Tag Archives: kang duk

Bak Mei Will Kill You, Dog!

Five Volume Technical History of Karate!

Funny thing, I was putting Martial Arts books up on Kindle, and I realized that I had a history going on. Here is the way the history works.

  1. Vol one Pan Gai Noon
  2. Vol two Kang Duk Won
  3. Vol three Kwon Bup
  4. Vol four Outlaw Karate
  5. Vol five Buddha Crane Karate
ruin karate

Do you know this Okinawan Karate Master?

Now, the first volume deals with martial arts in China that went to Okinawa. This is where the Bak Mei of the title of this blog comes in. He was supposed to be a renegade priest from the Shaolin Temple. Started his own style, and even killed a bunch of Shaolin priests. Supposedly. Anyway, he is big in fiction, go look at Kill Bill part two and Gordon Lui plays the nefarious Bak Mei. Or White Eyebrow, as the name translates. Anyway, this volume is not about Bak Mei, but about Pan Gai Noon, which may have come from Bak Mei.

The second volume deals with the Kang Duk Won. This is Karate as it was taught before it left for Japan. This is the style as it was taught to Funakoshi before he took it too Japan. Very interesting to see the differences, and, i have to say, this is where the internal power comes in. If I had studied Shotokan, or one of the Japanese styles that have been altered for tournaments and such I would not be able to put out a candle from a foot or so away with a punch.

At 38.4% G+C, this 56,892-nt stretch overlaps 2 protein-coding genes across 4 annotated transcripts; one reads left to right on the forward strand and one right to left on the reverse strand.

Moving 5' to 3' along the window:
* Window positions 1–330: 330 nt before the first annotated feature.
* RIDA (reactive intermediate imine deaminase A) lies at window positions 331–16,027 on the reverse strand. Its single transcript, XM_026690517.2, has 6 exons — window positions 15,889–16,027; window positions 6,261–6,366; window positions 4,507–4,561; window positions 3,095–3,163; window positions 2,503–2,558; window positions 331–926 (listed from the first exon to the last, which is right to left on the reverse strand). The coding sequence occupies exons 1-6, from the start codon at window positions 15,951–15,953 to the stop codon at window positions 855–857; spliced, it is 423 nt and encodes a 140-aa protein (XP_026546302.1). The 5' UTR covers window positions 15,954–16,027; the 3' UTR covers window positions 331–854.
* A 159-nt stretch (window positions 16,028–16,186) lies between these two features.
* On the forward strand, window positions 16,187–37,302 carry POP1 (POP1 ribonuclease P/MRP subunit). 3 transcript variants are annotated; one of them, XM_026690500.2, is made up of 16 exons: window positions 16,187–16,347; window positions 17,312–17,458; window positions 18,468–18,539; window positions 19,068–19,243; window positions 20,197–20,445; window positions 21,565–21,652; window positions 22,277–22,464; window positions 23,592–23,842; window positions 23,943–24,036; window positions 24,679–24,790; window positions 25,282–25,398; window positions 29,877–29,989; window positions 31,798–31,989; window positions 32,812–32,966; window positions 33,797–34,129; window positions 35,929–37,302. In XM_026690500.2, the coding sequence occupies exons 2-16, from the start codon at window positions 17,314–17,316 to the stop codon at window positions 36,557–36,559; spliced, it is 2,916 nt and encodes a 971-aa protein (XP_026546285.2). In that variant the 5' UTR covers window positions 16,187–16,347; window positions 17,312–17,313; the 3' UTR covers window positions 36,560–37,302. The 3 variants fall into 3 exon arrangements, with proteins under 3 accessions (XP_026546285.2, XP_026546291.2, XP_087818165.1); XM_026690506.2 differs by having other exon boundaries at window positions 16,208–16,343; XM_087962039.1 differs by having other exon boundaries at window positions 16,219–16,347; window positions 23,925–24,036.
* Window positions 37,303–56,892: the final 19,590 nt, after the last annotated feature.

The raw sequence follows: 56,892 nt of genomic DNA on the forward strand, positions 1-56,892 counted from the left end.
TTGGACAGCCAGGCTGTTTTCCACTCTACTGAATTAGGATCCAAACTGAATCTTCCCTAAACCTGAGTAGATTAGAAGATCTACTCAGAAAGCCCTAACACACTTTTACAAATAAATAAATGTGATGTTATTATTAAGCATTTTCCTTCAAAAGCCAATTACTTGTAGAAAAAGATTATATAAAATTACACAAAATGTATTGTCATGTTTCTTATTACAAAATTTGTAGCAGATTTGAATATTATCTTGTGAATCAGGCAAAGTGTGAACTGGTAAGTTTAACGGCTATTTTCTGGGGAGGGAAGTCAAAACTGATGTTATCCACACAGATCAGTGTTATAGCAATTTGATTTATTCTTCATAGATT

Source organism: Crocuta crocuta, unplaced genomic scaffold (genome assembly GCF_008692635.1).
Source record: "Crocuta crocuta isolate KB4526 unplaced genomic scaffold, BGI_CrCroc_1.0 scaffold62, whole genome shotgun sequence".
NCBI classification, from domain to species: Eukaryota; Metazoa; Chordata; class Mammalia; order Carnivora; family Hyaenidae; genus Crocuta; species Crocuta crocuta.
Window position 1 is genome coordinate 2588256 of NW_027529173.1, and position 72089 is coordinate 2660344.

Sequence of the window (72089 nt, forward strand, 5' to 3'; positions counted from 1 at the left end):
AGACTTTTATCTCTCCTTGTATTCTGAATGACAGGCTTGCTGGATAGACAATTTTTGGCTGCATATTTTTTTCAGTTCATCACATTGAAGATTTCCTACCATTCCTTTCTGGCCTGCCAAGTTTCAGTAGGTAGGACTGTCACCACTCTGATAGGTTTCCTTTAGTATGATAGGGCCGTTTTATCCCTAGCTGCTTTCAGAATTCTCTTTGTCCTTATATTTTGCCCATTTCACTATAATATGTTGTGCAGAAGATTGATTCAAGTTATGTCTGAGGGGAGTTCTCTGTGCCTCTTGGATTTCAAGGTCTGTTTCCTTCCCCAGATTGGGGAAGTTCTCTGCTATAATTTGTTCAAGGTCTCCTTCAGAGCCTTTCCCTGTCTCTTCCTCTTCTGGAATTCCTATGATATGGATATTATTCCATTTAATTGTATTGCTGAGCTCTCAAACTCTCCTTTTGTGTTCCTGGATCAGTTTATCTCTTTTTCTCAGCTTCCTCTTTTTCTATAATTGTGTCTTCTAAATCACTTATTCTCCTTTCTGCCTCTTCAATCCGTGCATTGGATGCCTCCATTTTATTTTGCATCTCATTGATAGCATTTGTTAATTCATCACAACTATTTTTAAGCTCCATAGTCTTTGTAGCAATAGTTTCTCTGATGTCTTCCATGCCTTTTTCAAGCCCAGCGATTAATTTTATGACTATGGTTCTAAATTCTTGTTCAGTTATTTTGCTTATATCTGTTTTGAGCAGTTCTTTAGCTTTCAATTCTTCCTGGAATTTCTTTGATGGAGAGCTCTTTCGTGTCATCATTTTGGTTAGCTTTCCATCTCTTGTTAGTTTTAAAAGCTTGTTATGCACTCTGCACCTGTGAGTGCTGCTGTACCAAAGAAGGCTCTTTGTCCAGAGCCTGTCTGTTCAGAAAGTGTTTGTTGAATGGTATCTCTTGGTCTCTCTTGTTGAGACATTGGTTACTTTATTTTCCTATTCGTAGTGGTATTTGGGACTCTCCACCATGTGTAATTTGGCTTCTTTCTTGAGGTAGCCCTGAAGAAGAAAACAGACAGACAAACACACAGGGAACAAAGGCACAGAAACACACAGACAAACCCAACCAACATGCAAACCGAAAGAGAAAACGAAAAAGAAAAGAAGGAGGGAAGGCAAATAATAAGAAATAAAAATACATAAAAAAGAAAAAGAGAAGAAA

The third volume deals with Kwon Bup. Kwon Bup is Karate after it came from Japan to the US. Specifically, it is the art developed by the only man in America to have ever mastered the one finger trick. The one finger trick is when you thrust your finger into a board and don’t break it, but, rather, leave a hole. True.

karate pic

Did he help Karate? Or hurt it?

The fourth volume, Outlaw Karate, is my attempt to separate the two arts of Kang Duk Won and Kwon Bup, which were taught to me at the same time, and to recombine them into a more powerful and smoother art. It is the first time I ever taught a black belt in one year, and it led me to a tremendous bunch of realizations, all of which brought me to Matrixing.

The fifth volume is called Buddha Crane Karate. It was actually bundled in with my Create Your Own Art course, as it is a perfect example of how to create your own martial art.

Now, that is the history, and a sampling of the arts it took to come up with Matrixing. I say sampling because before I came up with Matrixing I learned every form and technique from Shotokan, Isshin Ryu, Shito Ryu, Goju Ryu, and Uechi Ryu. And, I learned a lot of other forms from other styles of Karate. And I studied Aikido and Wing Chun. And  northern and southern shaolin. And many styles of tai chi chuan and pa kua chang. And I studied weapons, usually from Japan or Indonesia. And so on.

So, I did my homework, for those who think I am a dabbler, a get rich quick schemer, or some other nefarious sludge.

And, I left written records so that people could understand things about what I studied, how I studied, how I was effected, and how I actually managed to come up with some of the martial arts courses I offer.

Look, to be honest, mine is probably the largest and most comprehensive study of martial arts in history. And I say this because I was able to avail myself of things the ancients didn’t have. Magazines, books, VHS and other video formats, and, of course, computers.